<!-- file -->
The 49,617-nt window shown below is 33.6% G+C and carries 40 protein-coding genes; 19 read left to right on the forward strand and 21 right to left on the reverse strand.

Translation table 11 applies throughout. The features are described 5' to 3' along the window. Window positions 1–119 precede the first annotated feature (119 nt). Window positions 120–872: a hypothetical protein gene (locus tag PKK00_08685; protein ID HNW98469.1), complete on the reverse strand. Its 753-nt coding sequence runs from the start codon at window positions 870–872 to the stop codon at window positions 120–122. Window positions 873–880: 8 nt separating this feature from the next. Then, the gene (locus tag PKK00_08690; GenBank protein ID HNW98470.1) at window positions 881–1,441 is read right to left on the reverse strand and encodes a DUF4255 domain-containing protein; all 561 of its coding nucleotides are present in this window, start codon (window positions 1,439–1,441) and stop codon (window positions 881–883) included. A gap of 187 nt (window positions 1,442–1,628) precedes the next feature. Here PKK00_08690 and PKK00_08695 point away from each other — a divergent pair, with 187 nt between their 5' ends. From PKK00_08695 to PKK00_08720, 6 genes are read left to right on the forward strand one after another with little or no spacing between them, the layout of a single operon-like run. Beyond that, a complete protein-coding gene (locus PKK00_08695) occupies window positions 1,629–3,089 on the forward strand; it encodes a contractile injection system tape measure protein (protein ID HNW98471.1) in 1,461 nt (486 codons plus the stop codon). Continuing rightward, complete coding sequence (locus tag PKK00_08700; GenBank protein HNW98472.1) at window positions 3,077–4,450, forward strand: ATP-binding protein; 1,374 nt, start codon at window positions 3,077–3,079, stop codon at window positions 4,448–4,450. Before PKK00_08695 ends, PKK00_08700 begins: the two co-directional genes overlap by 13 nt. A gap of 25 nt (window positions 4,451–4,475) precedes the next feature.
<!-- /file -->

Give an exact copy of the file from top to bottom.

The 49,617-nt window shown below is 33.6% G+C and carries 40 protein-coding genes; 19 read left to right on the forward strand and 21 right to left on the reverse strand.

Translation table 11 applies throughout. The features are described 5' to 3' along the window. Window positions 1–119 precede the first annotated feature (119 nt). Window positions 120–872: a hypothetical protein gene (locus tag PKK00_08685; protein ID HNW98469.1), complete on the reverse strand. Its 753-nt coding sequence runs from the start codon at window positions 870–872 to the stop codon at window positions 120–122. Window positions 873–880: 8 nt separating this feature from the next. Then, the gene (locus tag PKK00_08690; GenBank protein ID HNW98470.1) at window positions 881–1,441 is read right to left on the reverse strand and encodes a DUF4255 domain-containing protein; all 561 of its coding nucleotides are present in this window, start codon (window positions 1,439–1,441) and stop codon (window positions 881–883) included. A gap of 187 nt (window positions 1,442–1,628) precedes the next feature. Here PKK00_08690 and PKK00_08695 point away from each other — a divergent pair, with 187 nt between their 5' ends. From PKK00_08695 to PKK00_08720, 6 genes are read left to right on the forward strand one after another with little or no spacing between them, the layout of a single operon-like run. Beyond that, a complete protein-coding gene (locus PKK00_08695) occupies window positions 1,629–3,089 on the forward strand; it encodes a contractile injection system tape measure protein (protein ID HNW98471.1) in 1,461 nt (486 codons plus the stop codon). Continuing rightward, complete coding sequence (locus tag PKK00_08700; GenBank protein HNW98472.1) at window positions 3,077–4,450, forward strand: ATP-binding protein; 1,374 nt, start codon at window positions 3,077–3,079, stop codon at window positions 4,448–4,450. Before PKK00_08695 ends, PKK00_08700 begins: the two co-directional genes overlap by 13 nt. A gap of 25 nt (window positions 4,451–4,475) precedes the next feature.